The pessimists on Wall Street are puzzled at why this economic argument is supposed to have force. From their perspective, demand for long-duration dollar-denominated securities is high because the Asian central banks are buying as if there were no tomorrow in order to keep the value of their currencies down, the U.S. Treasury is borrowing short (it is not issuing that many long-duration securities), and U.S. companies are cautious and are not undertaking the kinds of investments that would lead them to issue lots of long-duration bonds.

We economists respond by saying that for every market mispricing there is an open profit opportunity: if long-term interest rates are indeed too low--if long-term bonds are indeed priced too high--there is money to be made by shorting long-term U.S. bonds, parking the money in some other investment vehicle that is not underpriced, waiting for bond prices to return to fundamentals, and then covering your short position. People will try to profit from trades like this, and in so doing they will push prices close to fundamentals today.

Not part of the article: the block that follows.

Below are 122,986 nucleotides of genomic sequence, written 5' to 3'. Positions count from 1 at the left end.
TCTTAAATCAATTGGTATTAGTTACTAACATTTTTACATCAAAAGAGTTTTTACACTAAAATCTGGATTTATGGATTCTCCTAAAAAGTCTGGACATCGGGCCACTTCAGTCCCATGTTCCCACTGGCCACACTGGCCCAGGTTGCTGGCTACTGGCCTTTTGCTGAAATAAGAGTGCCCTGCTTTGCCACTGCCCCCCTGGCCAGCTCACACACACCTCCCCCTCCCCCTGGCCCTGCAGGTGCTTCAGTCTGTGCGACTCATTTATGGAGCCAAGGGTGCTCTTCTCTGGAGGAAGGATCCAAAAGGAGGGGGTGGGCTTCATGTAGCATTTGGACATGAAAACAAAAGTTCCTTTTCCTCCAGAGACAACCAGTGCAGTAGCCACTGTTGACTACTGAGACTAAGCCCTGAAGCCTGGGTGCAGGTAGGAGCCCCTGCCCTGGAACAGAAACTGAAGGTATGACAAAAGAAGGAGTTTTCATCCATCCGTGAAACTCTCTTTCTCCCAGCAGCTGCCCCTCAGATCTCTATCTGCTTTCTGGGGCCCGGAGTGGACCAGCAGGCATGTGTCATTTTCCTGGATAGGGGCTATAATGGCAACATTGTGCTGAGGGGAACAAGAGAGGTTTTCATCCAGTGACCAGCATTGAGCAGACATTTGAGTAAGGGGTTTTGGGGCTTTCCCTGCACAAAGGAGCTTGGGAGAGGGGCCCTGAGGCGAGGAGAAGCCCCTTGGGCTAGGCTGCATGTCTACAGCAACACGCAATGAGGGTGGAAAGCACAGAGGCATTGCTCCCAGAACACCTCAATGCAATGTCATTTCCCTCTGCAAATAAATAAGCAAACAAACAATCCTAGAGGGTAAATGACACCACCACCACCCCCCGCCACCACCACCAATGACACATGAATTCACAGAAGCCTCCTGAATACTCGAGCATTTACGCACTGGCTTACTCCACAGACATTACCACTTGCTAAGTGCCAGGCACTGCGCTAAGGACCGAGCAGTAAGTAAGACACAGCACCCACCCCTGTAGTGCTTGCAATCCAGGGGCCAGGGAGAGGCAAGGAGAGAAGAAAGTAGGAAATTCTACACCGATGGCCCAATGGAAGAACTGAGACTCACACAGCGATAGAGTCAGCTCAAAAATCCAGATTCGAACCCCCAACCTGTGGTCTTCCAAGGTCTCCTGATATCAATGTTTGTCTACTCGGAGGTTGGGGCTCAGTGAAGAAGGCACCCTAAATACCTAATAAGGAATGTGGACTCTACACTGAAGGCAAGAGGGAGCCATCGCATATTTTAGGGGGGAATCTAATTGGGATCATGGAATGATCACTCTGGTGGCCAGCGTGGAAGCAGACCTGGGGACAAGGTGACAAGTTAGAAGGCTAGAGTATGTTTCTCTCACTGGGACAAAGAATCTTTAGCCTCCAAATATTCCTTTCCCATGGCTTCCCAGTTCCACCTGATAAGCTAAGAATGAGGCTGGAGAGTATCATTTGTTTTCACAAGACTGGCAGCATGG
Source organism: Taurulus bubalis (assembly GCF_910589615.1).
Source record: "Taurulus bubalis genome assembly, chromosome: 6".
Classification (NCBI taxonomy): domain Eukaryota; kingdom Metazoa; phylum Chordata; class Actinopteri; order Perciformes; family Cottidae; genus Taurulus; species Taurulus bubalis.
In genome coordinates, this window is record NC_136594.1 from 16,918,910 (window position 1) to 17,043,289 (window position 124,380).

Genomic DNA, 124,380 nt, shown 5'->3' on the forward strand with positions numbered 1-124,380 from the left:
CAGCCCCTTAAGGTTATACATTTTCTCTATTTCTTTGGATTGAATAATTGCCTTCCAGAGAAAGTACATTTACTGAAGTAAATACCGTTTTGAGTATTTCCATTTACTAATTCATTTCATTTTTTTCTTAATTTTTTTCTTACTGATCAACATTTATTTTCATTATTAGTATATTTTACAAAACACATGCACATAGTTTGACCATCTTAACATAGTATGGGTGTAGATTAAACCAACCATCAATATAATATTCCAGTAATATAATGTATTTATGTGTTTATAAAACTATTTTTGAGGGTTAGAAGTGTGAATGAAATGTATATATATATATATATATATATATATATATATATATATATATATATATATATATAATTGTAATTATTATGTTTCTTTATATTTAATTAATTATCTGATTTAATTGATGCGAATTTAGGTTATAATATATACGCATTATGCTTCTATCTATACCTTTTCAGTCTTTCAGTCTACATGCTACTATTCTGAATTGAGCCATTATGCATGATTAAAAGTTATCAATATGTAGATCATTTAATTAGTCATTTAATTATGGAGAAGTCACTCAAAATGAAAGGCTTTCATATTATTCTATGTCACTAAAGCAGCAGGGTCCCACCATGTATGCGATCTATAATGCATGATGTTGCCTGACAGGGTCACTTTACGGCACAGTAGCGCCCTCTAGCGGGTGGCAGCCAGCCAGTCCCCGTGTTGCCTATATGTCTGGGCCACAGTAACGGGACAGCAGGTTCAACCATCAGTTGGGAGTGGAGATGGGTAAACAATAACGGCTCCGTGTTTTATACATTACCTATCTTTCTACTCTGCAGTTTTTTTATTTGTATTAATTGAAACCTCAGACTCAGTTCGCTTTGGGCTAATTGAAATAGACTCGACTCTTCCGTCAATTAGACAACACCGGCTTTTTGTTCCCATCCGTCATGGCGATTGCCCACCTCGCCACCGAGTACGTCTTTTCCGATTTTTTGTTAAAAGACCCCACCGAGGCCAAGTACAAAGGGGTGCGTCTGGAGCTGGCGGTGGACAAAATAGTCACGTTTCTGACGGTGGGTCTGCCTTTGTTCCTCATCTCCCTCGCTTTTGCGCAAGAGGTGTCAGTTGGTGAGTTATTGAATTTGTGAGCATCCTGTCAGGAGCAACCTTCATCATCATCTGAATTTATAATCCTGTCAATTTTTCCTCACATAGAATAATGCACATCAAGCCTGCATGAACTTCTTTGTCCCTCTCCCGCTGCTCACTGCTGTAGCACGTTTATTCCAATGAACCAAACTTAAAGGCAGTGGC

But the Wall Street types have a counterargument: For any one financial institution to make the international bet--to bet on the decline of the dollar against the yuan over the next five years in a very serious, leveraged way is to put its survival at risk should the trades somehow go wrong. And trades do go wrong: remember the collapse of LTCM. The riskiness of the bets is magnified by the existence of very large actors in the financial markets that are not in the business of maximizing their profits: if the Bank of China and the Federal Reserve decided that they wanted to teach speculators a lesson and push the value of the dollar relative to the yuan up for 20 percent for a month and see how many financial institutions with speculative positions that would bankrupt, they could do so. Similarly, for any one financial institution to make the domestic bet--to bet on a serious rise in long-term interest rates over the next five years in a very serious, leveraged way is also to put its survival at risk. For where do you park your money? Real estate rental yields and stock market payout yields are very low, and real estate and stock prices may well fall as much as or more than bond prices if interest rates spike. The only organizations that can make the domestic bet that interest rates will rise are businesses that can borrow long-term now, lock in a low real interest rate, and invest in expanding their capacity. But America's businesses see enough real risk in the future that they do not want to build up their capacity by any more than they are currently doing.